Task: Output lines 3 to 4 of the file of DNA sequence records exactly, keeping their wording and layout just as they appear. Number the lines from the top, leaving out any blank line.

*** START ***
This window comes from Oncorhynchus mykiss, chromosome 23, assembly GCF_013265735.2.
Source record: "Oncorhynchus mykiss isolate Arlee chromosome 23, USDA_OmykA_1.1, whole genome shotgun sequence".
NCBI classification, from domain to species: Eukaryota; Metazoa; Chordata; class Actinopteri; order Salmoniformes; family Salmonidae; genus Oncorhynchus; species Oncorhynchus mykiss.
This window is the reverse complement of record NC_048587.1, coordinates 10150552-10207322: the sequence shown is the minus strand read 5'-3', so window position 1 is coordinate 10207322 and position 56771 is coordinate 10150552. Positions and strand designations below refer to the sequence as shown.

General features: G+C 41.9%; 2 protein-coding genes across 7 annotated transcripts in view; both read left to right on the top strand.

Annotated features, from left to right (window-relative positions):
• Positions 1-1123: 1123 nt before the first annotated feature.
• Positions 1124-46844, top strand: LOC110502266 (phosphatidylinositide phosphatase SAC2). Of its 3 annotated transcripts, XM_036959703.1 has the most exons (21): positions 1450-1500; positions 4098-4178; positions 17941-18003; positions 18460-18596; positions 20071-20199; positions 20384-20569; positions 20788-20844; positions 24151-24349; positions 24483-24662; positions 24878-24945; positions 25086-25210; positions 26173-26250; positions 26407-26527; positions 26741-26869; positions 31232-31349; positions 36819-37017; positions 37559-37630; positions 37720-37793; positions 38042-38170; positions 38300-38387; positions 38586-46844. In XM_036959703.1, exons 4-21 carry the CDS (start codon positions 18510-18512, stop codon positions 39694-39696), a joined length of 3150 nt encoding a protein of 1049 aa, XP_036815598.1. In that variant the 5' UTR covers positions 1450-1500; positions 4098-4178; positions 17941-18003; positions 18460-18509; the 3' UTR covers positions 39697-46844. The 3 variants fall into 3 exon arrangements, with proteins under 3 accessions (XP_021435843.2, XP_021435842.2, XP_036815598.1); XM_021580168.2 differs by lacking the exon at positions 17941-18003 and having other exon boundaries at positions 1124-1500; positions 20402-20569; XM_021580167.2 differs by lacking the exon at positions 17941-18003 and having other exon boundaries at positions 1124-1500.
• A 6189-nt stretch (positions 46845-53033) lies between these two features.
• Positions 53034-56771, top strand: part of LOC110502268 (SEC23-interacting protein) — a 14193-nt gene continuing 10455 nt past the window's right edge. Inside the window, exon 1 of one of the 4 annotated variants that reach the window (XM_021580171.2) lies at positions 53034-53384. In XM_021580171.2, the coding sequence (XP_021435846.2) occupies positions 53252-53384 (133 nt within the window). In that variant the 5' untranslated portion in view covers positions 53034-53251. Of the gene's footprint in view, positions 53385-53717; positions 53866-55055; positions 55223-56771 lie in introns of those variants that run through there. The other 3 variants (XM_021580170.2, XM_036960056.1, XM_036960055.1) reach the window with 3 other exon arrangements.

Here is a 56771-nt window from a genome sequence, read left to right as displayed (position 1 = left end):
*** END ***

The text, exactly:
NCBI classification, from domain to species: Eukaryota; Metazoa; Chordata; class Actinopteri; order Salmoniformes; family Salmonidae; genus Oncorhynchus; species Oncorhynchus mykiss.
This window is the reverse complement of record NC_048587.1, coordinates 10150552-10207322: the sequence shown is the minus strand read 5'-3', so window position 1 is coordinate 10207322 and position 56771 is coordinate 10150552. Positions and strand designations below refer to the sequence as shown.